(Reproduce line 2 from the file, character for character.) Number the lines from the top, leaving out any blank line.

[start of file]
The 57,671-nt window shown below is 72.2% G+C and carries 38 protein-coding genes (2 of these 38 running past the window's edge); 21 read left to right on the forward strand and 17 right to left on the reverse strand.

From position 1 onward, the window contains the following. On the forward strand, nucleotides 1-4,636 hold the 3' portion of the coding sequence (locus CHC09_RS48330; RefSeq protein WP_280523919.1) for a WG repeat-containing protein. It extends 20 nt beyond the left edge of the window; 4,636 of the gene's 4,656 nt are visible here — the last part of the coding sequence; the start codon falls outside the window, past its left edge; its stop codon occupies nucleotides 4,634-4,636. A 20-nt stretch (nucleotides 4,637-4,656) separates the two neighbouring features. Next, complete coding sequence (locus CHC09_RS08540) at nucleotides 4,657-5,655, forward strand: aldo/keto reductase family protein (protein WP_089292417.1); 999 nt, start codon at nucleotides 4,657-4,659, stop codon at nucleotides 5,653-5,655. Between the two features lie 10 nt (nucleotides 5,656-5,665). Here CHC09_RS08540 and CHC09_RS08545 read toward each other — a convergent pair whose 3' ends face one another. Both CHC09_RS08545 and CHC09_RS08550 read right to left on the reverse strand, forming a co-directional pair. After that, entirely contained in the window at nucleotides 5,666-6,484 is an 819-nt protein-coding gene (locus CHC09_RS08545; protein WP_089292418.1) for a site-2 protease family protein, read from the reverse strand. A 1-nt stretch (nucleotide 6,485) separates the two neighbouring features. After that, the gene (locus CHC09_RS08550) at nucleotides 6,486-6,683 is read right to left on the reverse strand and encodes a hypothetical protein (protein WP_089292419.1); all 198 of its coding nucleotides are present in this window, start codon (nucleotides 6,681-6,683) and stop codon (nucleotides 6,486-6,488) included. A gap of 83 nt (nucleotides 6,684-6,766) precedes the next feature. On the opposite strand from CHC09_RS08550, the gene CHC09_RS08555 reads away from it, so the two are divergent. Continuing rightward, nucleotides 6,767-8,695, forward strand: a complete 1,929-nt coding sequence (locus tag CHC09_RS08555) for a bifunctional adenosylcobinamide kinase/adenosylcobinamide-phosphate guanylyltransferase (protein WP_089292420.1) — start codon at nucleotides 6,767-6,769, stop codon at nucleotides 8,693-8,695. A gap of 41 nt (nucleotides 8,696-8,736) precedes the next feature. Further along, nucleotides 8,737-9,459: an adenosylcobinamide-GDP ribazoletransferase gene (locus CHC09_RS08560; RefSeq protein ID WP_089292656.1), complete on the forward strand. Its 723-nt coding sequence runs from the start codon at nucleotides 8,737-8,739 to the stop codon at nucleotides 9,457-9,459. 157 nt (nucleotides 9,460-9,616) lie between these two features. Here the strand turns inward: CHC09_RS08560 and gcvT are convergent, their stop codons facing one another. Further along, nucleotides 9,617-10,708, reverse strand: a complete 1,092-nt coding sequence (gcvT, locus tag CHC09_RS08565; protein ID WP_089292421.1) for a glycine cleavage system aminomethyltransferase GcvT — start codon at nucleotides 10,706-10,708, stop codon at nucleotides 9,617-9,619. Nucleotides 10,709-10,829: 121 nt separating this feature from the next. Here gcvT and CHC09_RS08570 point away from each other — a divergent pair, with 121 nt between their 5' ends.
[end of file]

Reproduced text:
From position 1 onward, the window contains the following. On the forward strand, nucleotides 1-4,636 hold the 3' portion of the coding sequence (locus CHC09_RS48330; RefSeq protein WP_280523919.1) for a WG repeat-containing protein. It extends 20 nt beyond the left edge of the window; 4,636 of the gene's 4,656 nt are visible here — the last part of the coding sequence; the start codon falls outside the window, past its left edge; its stop codon occupies nucleotides 4,634-4,636. A 20-nt stretch (nucleotides 4,637-4,656) separates the two neighbouring features. Next, complete coding sequence (locus CHC09_RS08540) at nucleotides 4,657-5,655, forward strand: aldo/keto reductase family protein (protein WP_089292417.1); 999 nt, start codon at nucleotides 4,657-4,659, stop codon at nucleotides 5,653-5,655. Between the two features lie 10 nt (nucleotides 5,656-5,665). Here CHC09_RS08540 and CHC09_RS08545 read toward each other — a convergent pair whose 3' ends face one another. Both CHC09_RS08545 and CHC09_RS08550 read right to left on the reverse strand, forming a co-directional pair. After that, entirely contained in the window at nucleotides 5,666-6,484 is an 819-nt protein-coding gene (locus CHC09_RS08545; protein WP_089292418.1) for a site-2 protease family protein, read from the reverse strand. A 1-nt stretch (nucleotide 6,485) separates the two neighbouring features. After that, the gene (locus CHC09_RS08550) at nucleotides 6,486-6,683 is read right to left on the reverse strand and encodes a hypothetical protein (protein WP_089292419.1); all 198 of its coding nucleotides are present in this window, start codon (nucleotides 6,681-6,683) and stop codon (nucleotides 6,486-6,488) included. A gap of 83 nt (nucleotides 6,684-6,766) precedes the next feature. On the opposite strand from CHC09_RS08550, the gene CHC09_RS08555 reads away from it, so the two are divergent. Continuing rightward, nucleotides 6,767-8,695, forward strand: a complete 1,929-nt coding sequence (locus tag CHC09_RS08555) for a bifunctional adenosylcobinamide kinase/adenosylcobinamide-phosphate guanylyltransferase (protein WP_089292420.1) — start codon at nucleotides 6,767-6,769, stop codon at nucleotides 8,693-8,695. A gap of 41 nt (nucleotides 8,696-8,736) precedes the next feature. Further along, nucleotides 8,737-9,459: an adenosylcobinamide-GDP ribazoletransferase gene (locus CHC09_RS08560; RefSeq protein ID WP_089292656.1), complete on the forward strand. Its 723-nt coding sequence runs from the start codon at nucleotides 8,737-8,739 to the stop codon at nucleotides 9,457-9,459. 157 nt (nucleotides 9,460-9,616) lie between these two features. Here the strand turns inward: CHC09_RS08560 and gcvT are convergent, their stop codons facing one another. Further along, nucleotides 9,617-10,708, reverse strand: a complete 1,092-nt coding sequence (gcvT, locus tag CHC09_RS08565; protein ID WP_089292421.1) for a glycine cleavage system aminomethyltransferase GcvT — start codon at nucleotides 10,706-10,708, stop codon at nucleotides 9,617-9,619. Nucleotides 10,709-10,829: 121 nt separating this feature from the next. Here gcvT and CHC09_RS08570 point away from each other — a divergent pair, with 121 nt between their 5' ends.